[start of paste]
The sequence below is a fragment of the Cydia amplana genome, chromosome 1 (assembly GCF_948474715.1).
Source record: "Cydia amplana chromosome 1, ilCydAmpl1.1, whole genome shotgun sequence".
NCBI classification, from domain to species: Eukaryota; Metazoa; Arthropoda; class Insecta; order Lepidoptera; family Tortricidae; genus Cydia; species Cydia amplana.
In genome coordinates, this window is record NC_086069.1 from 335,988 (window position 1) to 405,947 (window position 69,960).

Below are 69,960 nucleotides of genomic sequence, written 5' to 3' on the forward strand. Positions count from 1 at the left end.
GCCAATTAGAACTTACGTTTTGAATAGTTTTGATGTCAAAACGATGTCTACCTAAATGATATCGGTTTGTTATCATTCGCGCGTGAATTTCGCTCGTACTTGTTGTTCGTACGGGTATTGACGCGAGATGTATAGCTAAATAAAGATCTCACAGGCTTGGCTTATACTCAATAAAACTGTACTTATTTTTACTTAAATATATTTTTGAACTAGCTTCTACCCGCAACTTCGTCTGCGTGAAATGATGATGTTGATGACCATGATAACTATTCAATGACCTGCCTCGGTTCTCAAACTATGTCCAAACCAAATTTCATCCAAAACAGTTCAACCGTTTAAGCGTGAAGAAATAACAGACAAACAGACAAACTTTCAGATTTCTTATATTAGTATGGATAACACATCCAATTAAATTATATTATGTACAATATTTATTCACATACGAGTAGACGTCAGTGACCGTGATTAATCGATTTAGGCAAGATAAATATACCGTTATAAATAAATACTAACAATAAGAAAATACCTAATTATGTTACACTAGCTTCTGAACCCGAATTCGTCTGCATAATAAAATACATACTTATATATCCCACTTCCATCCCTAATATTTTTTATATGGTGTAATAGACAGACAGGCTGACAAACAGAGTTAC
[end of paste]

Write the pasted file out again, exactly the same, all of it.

The sequence below is a fragment of the Cydia amplana genome, chromosome 1 (assembly GCF_948474715.1).
Source record: "Cydia amplana chromosome 1, ilCydAmpl1.1, whole genome shotgun sequence".
NCBI classification, from domain to species: Eukaryota; Metazoa; Arthropoda; class Insecta; order Lepidoptera; family Tortricidae; genus Cydia; species Cydia amplana.
In genome coordinates, this window is record NC_086069.1 from 335,988 (window position 1) to 405,947 (window position 69,960).

Below are 69,960 nucleotides of genomic sequence, written 5' to 3' on the forward strand. Positions count from 1 at the left end.
GCCAATTAGAACTTACGTTTTGAATAGTTTTGATGTCAAAACGATGTCTACCTAAATGATATCGGTTTGTTATCATTCGCGCGTGAATTTCGCTCGTACTTGTTGTTCGTACGGGTATTGACGCGAGATGTATAGCTAAATAAAGATCTCACAGGCTTGGCTTATACTCAATAAAACTGTACTTATTTTTACTTAAATATATTTTTGAACTAGCTTCTACCCGCAACTTCGTCTGCGTGAAATGATGATGTTGATGACCATGATAACTATTCAATGACCTGCCTCGGTTCTCAAACTATGTCCAAACCAAATTTCATCCAAAACAGTTCAACCGTTTAAGCGTGAAGAAATAACAGACAAACAGACAAACTTTCAGATTTCTTATATTAGTATGGATAACACATCCAATTAAATTATATTATGTACAATATTTATTCACATACGAGTAGACGTCAGTGACCGTGATTAATCGATTTAGGCAAGATAAATATACCGTTATAAATAAATACTAACAATAAGAAAATACCTAATTATGTTACACTAGCTTCTGAACCCGAATTCGTCTGCATAATAAAATACATACTTATATATCCCACTTCCATCCCTAATATTTTTTATATGGTGTAATAGACAGACAGGCTGACAAACAGAGTTAC